Workstations are often pictured as hulking beasts that put more emphasis on raw performance than they do looks, something Acer has looked to address with its Concept D lineup.
Today we’re going to be taking a look at the Acer Concept D 7 notebook which is an interesting piece of kit. Note, from here on out we will be refering to the notebook as the Concept D for the sake of brevity.
Not only is the notebook slim in a shell that reminds us of the Predator series from Acer it’s packing some serious performance under the hood.
But this is not a Predator clone nor is it a worker during the day and a gamer at night. No, this Concept D sports an Nvidia Quadro T1000 GPU and is quite simply a workstation for road warriors.
With an asking price of R42 999 however, this is not a cheap piece of kit. So, do you need a dedicated workstation notebook or will a regular, high-end gaming notebook get the same job done? Let’s find out.
Under the hood
Inside the Concept D is not a 10th Gen Intel Core i7 or an 11th Gen CPU but rather an older Intel Core i7-9750H. The CPU sports a base clock of 2.59GHz with a turbo clock of 3.99GHz under load though we’ll get to that in a minute.
Our review unit was paired with 32GB of DDR4 2666MHz (clocked to 2667MHz) and an Nvidia Quadro T1000 4GB. The card is clocked at 1395MHz though it can boost to 1725MHz when needed. The GDDR5 memory is clocked at 2001MHz.
Other notable components include Intel Wireless WiFi 6, Killer Ethernet and a 55Wh li-ion battery. For storage our review unit featured a 512GB NVMe SSD from Western Digital.
We should point out that our benchmarking suite is limited to what is available to Hypertext. This means we aren’t able to test things like flow simulations, crunch through massive datasets, or run AI, all things that the Quadro series is generally used for. As such we’re using the tools that are available to us namely Blender, SPECviewperf 13, V-Ray and Cinebench to do our testing.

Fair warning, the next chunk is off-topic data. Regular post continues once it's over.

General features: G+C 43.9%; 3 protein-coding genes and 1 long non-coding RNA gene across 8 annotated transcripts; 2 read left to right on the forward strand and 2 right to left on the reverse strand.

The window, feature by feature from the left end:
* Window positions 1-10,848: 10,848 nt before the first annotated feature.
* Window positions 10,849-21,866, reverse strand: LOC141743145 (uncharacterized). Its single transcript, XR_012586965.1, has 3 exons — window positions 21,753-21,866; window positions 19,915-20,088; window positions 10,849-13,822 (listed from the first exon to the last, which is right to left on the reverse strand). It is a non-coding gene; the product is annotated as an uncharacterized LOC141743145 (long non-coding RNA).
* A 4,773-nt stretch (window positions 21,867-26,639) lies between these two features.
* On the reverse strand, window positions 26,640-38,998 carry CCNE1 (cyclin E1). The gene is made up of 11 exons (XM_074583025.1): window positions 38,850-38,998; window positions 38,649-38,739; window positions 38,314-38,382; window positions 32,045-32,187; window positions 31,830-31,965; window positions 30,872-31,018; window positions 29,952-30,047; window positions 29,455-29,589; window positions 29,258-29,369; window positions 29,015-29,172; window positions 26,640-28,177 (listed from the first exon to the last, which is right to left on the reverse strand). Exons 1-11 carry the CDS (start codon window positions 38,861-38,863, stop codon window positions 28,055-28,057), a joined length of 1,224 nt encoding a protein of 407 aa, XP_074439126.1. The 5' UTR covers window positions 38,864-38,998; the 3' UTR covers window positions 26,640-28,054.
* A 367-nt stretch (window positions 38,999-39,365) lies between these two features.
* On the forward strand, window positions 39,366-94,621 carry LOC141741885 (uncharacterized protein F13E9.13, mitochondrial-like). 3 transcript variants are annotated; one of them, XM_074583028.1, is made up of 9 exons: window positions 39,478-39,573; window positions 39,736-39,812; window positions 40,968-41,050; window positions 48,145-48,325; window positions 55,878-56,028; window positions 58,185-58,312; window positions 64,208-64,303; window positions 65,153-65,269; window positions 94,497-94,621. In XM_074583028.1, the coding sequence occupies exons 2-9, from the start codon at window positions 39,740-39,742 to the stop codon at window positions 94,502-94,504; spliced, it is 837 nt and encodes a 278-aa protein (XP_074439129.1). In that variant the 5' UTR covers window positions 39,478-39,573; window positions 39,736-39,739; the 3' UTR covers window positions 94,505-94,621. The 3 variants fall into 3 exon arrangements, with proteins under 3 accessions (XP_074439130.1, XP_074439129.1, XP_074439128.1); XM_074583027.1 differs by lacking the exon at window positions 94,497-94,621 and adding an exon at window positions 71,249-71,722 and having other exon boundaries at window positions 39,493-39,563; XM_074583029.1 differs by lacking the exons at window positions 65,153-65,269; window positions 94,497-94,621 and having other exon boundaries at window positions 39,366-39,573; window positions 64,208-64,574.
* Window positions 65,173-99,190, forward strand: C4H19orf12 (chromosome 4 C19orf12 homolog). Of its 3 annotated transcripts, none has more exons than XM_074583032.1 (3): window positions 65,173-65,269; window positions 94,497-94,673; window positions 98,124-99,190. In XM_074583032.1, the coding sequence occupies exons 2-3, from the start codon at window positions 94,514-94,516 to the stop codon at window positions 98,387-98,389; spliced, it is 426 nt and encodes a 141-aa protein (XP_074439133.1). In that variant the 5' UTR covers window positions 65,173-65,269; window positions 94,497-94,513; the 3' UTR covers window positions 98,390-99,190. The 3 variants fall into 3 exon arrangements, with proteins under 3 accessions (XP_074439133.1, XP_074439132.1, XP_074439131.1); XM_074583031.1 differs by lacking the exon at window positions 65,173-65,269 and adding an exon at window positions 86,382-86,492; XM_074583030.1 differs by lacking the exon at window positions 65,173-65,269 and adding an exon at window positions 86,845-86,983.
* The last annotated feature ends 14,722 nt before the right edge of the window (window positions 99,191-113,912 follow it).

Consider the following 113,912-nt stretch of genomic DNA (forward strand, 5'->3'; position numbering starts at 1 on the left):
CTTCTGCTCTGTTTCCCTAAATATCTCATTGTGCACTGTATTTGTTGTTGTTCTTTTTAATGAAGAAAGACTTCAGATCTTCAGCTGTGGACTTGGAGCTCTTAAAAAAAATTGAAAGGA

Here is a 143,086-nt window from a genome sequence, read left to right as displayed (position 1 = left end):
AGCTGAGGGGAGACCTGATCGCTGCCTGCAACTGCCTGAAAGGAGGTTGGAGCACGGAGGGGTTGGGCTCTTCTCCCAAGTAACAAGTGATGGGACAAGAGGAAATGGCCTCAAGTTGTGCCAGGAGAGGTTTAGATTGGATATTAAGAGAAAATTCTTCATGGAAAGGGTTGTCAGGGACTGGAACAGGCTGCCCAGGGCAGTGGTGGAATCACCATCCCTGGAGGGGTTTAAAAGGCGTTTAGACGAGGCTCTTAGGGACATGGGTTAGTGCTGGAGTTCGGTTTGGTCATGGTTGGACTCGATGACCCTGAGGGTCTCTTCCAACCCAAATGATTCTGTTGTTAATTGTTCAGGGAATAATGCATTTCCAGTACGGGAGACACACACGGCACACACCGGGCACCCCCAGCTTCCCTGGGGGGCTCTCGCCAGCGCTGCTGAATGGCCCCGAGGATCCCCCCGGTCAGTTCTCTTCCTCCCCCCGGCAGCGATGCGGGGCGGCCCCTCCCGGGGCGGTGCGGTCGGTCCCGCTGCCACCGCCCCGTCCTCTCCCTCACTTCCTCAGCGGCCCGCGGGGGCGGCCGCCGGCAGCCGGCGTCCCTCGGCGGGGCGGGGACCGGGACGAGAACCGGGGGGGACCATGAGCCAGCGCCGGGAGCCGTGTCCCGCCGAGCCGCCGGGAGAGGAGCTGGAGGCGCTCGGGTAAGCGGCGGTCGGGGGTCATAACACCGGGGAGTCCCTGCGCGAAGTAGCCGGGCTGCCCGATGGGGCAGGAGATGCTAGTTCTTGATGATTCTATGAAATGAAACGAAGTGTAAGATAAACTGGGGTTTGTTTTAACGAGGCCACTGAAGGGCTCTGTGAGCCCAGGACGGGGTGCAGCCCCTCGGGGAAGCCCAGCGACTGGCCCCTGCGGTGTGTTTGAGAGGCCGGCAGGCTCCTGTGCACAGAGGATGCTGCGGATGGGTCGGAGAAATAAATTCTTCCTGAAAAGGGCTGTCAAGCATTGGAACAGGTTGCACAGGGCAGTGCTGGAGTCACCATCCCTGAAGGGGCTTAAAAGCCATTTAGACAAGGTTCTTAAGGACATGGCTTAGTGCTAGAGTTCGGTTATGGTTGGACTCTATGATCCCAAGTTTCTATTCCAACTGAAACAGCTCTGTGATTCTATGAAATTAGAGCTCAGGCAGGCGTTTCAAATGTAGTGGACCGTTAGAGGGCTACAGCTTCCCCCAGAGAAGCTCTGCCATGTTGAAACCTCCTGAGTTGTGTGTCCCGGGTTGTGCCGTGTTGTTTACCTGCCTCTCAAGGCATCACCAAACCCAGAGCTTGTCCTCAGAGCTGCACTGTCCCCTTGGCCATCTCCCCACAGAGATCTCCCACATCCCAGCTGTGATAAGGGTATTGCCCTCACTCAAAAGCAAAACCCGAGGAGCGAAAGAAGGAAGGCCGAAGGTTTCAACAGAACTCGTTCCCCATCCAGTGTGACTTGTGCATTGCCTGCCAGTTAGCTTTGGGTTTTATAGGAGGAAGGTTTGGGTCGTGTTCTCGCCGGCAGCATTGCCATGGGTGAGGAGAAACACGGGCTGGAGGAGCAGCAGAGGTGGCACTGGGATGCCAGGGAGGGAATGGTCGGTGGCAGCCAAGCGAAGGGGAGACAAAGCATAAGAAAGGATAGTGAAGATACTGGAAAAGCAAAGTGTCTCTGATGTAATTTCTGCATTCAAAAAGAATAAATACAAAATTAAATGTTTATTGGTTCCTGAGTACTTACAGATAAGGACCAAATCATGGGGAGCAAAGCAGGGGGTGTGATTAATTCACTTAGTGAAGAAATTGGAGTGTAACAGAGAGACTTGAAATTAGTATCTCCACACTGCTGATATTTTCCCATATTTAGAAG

But first, thermals.
During an abusive cycle stress test using CPU-Z we noted an average clock speed of 3000MHz with temperatures sitting at the 80 degree mark after settling in. The issue we have is the fan curve here is configured incredibly poorly out of the box.
The cooling solution ramps up and down constantly under load which worsens the noise coming from this notebook. While the fans are working well enough to bring temps down from 89 degrees Celsius to 80 degrees Celsius, the noise is immense.
While running SPECviewperf 13 we noted an average temperature of 68 degrees Celsius and unlike the CPU cooling, GPU cooling was pleasantly quiet.
But how is performance?
It’s important to note here that in the Concept D, the onboard Intel UHD Graphics 630 is driving the 4K Adobe RGB display while the T1000 is doing the grunt work. This is nice but how nice it is depends almost entirely on well it performs.
In GPU intensive workloads, namely V-Ray GPU and Blender, the T1000 comes off second best to Nvidia’s RTX 2060 MaxQ GPU. Which begs the question, who is this notebook for?